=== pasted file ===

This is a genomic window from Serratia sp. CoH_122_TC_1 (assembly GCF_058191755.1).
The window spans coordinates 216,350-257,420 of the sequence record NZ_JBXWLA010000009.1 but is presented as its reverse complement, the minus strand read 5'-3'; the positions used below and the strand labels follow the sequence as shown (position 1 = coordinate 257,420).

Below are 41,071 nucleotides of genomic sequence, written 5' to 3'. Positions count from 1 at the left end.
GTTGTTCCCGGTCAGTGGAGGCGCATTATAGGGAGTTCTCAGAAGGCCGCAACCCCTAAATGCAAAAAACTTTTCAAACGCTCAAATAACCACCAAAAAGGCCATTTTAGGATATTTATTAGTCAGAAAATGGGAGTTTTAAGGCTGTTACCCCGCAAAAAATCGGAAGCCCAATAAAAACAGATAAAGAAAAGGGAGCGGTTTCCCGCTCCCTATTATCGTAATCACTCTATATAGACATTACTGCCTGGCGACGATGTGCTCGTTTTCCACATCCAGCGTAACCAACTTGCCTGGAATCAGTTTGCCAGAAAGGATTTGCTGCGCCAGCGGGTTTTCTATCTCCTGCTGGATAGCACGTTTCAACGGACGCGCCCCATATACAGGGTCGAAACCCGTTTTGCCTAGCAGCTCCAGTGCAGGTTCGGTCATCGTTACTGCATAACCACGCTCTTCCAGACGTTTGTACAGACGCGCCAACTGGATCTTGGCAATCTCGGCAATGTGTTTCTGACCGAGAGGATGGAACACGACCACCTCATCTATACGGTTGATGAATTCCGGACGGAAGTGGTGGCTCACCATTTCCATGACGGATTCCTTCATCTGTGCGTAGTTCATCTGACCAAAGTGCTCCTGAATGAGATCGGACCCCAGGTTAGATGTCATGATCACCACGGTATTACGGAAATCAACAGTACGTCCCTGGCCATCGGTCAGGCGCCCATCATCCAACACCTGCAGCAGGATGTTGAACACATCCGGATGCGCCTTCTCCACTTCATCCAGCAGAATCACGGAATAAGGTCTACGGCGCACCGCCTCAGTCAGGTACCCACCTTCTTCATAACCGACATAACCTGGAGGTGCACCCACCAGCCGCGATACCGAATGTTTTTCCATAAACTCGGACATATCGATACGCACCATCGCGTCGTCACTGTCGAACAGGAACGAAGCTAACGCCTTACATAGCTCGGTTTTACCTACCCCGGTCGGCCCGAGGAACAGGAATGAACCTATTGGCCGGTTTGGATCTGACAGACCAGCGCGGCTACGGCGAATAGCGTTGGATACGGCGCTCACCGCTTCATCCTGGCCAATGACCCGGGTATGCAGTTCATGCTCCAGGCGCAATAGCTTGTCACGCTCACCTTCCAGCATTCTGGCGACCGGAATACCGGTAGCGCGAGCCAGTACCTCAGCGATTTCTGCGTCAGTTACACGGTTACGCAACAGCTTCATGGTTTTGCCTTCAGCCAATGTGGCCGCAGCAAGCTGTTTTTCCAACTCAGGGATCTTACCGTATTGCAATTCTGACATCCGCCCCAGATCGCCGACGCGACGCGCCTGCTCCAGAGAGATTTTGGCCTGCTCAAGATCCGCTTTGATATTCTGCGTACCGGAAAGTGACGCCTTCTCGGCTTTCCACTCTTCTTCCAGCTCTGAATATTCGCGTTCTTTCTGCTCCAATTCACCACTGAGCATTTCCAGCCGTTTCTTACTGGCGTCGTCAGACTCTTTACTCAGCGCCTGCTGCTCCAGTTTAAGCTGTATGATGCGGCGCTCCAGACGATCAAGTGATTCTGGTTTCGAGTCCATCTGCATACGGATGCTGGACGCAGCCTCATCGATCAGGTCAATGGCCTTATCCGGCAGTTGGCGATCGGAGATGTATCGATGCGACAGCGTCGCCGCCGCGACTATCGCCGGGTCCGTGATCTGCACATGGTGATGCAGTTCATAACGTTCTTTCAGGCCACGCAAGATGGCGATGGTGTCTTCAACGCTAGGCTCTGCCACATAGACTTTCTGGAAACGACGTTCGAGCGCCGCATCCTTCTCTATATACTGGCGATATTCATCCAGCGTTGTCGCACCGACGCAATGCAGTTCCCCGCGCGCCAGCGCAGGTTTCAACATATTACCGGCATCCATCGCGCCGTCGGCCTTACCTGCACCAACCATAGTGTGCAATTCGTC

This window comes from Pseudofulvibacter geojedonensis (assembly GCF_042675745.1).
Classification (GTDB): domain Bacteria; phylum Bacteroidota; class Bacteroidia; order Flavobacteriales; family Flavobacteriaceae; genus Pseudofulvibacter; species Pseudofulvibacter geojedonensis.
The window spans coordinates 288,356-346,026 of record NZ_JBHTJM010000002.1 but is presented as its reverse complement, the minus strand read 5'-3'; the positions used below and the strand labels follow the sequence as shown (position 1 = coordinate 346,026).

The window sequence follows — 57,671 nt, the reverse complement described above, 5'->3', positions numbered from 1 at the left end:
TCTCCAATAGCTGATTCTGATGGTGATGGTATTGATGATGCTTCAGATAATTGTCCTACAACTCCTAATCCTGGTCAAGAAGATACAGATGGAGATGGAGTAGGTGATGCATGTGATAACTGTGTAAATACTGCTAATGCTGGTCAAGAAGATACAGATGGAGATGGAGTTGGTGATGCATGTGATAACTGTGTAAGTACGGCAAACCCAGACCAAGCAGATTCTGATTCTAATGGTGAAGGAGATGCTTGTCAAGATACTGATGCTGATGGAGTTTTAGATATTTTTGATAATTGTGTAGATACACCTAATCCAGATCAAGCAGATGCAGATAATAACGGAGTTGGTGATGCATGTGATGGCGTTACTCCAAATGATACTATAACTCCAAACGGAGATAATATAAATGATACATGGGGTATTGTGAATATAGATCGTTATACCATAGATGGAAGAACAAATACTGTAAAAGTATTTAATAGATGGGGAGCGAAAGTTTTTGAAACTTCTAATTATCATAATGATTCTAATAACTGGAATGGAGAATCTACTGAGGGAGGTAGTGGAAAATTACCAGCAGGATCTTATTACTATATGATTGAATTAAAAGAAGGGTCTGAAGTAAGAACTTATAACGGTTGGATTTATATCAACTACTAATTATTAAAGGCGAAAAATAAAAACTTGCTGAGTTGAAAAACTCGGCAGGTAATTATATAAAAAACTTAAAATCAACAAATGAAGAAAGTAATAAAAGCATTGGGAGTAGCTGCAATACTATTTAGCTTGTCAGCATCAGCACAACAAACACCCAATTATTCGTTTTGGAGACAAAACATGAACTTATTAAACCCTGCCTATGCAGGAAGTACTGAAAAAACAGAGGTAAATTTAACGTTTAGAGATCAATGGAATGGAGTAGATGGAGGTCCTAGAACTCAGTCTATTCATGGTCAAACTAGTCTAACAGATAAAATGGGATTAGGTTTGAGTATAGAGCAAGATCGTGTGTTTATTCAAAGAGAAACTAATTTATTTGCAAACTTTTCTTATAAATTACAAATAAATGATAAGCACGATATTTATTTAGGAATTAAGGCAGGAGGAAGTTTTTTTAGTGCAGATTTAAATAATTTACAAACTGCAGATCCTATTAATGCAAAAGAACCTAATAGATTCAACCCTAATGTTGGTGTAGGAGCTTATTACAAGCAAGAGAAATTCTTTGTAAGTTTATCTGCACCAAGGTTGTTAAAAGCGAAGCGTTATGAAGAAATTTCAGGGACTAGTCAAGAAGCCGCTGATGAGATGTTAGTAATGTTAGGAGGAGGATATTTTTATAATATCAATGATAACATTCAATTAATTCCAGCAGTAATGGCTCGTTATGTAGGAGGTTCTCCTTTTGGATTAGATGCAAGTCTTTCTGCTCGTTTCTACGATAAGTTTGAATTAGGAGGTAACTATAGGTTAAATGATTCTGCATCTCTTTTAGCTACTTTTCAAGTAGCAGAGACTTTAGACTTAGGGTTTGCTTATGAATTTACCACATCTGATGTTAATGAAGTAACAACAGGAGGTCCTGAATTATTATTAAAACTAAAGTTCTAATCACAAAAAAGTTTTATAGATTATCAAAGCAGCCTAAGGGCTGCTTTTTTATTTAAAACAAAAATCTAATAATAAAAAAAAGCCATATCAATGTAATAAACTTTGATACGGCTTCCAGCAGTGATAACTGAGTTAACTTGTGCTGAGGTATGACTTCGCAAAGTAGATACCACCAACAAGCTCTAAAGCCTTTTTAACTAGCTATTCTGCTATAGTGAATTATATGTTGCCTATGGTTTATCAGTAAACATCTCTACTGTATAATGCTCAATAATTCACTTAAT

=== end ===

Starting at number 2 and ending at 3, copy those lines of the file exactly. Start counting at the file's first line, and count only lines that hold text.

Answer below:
The window spans coordinates 216,350-257,420 of the sequence record NZ_JBXWLA010000009.1 but is presented as its reverse complement, the minus strand read 5'-3'; the positions used below and the strand labels follow the sequence as shown (position 1 = coordinate 257,420).

Below are 41,071 nucleotides of genomic sequence, written 5' to 3'. Positions count from 1 at the left end.